Seventy-one per cent of young drivers think they are better than the average driver, according to survey by Vision Critical and road safety charity the Institute of Advanced Motorists (IAM).1 Yet they are 2.5 times more likely to be involved in a serious crash.
Britain's most confident young drivers are in Northern Ireland where 87 per cent think they are better than average, yet they make up 26 per cent of those involved in crashes.2 Britain's least confident young drivers are from Wales where 56 per cent think they are better than average.
Other findings include:
75 per cent of young male drivers think that they are better than average driver.
68 per cent of young women think they are better than average driver.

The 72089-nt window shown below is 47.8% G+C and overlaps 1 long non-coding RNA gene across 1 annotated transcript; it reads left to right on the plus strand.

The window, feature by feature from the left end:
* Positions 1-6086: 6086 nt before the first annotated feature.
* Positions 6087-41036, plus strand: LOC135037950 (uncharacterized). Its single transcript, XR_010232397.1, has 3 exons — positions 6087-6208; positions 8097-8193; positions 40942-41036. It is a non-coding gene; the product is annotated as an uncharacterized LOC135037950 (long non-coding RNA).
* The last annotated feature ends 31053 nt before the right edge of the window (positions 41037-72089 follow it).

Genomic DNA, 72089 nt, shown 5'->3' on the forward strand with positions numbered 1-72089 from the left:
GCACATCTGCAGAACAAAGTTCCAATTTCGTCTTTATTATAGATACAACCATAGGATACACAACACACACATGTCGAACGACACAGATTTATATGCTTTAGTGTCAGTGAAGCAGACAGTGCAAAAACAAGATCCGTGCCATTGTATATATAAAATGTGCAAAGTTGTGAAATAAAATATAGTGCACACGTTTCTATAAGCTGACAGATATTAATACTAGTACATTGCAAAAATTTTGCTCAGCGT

Contrary to the confidence of younger drivers, official figures show that:
While 8 per cent of drivers are under 25, they account for 22 per cent of drivers involved in serious injury and fatal crashes.
They also drive, on average, about half the distance of older drivers each year.
Nearly a quarter of all car drivers (133 out of 542 drivers) who died in 2012 were young drivers themselves.
IAM chief executive Simon Best said: "A year ago the government committed itself to producing a green paper to tackle the safety of young drivers which has yet to be published." "Our whole system of learning to drive must be overhauled to provide safe exposure to a wider range of traffic situations, but also the chance to discuss attitudes and risks.
New drivers feel invulnerable and it is the job of government, training providers, insurers, charities and parents and carers to ensure they have the best training to reduce risk to themselves and others."